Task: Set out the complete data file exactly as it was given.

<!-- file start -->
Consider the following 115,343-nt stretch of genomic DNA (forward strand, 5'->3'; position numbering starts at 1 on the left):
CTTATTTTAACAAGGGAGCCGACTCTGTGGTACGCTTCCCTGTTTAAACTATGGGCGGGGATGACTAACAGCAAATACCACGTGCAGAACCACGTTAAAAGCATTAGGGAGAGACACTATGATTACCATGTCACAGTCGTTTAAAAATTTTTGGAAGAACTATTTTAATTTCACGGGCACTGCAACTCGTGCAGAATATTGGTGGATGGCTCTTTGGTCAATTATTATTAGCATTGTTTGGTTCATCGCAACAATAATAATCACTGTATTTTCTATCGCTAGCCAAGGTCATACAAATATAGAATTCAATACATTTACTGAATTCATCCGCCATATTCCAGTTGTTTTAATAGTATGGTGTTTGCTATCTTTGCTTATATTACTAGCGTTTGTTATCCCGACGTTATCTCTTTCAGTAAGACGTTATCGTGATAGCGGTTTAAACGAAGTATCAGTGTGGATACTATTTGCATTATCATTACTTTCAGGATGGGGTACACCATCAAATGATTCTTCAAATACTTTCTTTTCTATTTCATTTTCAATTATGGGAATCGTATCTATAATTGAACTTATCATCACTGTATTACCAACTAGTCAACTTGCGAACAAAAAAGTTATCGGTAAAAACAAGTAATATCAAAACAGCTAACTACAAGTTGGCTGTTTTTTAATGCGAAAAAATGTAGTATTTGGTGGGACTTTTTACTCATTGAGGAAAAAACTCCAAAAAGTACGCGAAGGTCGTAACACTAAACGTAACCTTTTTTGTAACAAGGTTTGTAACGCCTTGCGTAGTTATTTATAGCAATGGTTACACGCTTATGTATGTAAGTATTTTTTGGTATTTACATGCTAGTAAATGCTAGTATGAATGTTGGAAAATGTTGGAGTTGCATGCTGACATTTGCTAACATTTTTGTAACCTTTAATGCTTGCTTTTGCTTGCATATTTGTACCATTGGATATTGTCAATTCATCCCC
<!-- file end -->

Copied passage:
Consider the following 115,343-nt stretch of genomic DNA (forward strand, 5'->3'; position numbering starts at 1 on the left):
CTTATTTTAACAAGGGAGCCGACTCTGTGGTACGCTTCCCTGTTTAAACTATGGGCGGGGATGACTAACAGCAAATACCACGTGCAGAACCACGTTAAAAGCATTAGGGAGAGACACTATGATTACCATGTCACAGTCGTTTAAAAATTTTTGGAAGAACTATTTTAATTTCACGGGCACTGCAACTCGTGCAGAATATTGGTGGATGGCTCTTTGGTCAATTATTATTAGCATTGTTTGGTTCATCGCAACAATAATAATCACTGTATTTTCTATCGCTAGCCAAGGTCATACAAATATAGAATTCAATACATTTACTGAATTCATCCGCCATATTCCAGTTGTTTTAATAGTATGGTGTTTGCTATCTTTGCTTATATTACTAGCGTTTGTTATCCCGACGTTATCTCTTTCAGTAAGACGTTATCGTGATAGCGGTTTAAACGAAGTATCAGTGTGGATACTATTTGCATTATCATTACTTTCAGGATGGGGTACACCATCAAATGATTCTTCAAATACTTTCTTTTCTATTTCATTTTCAATTATGGGAATCGTATCTATAATTGAACTTATCATCACTGTATTACCAACTAGTCAACTTGCGAACAAAAAAGTTATCGGTAAAAACAAGTAATATCAAAACAGCTAACTACAAGTTGGCTGTTTTTTAATGCGAAAAAATGTAGTATTTGGTGGGACTTTTTACTCATTGAGGAAAAAACTCCAAAAAGTACGCGAAGGTCGTAACACTAAACGTAACCTTTTTTGTAACAAGGTTTGTAACGCCTTGCGTAGTTATTTATAGCAATGGTTACACGCTTATGTATGTAAGTATTTTTTGGTATTTACATGCTAGTAAATGCTAGTATGAATGTTGGAAAATGTTGGAGTTGCATGCTGACATTTGCTAACATTTTTGTAACCTTTAATGCTTGCTTTTGCTTGCATATTTGTACCATTGGATATTGTCAATTCATCCCC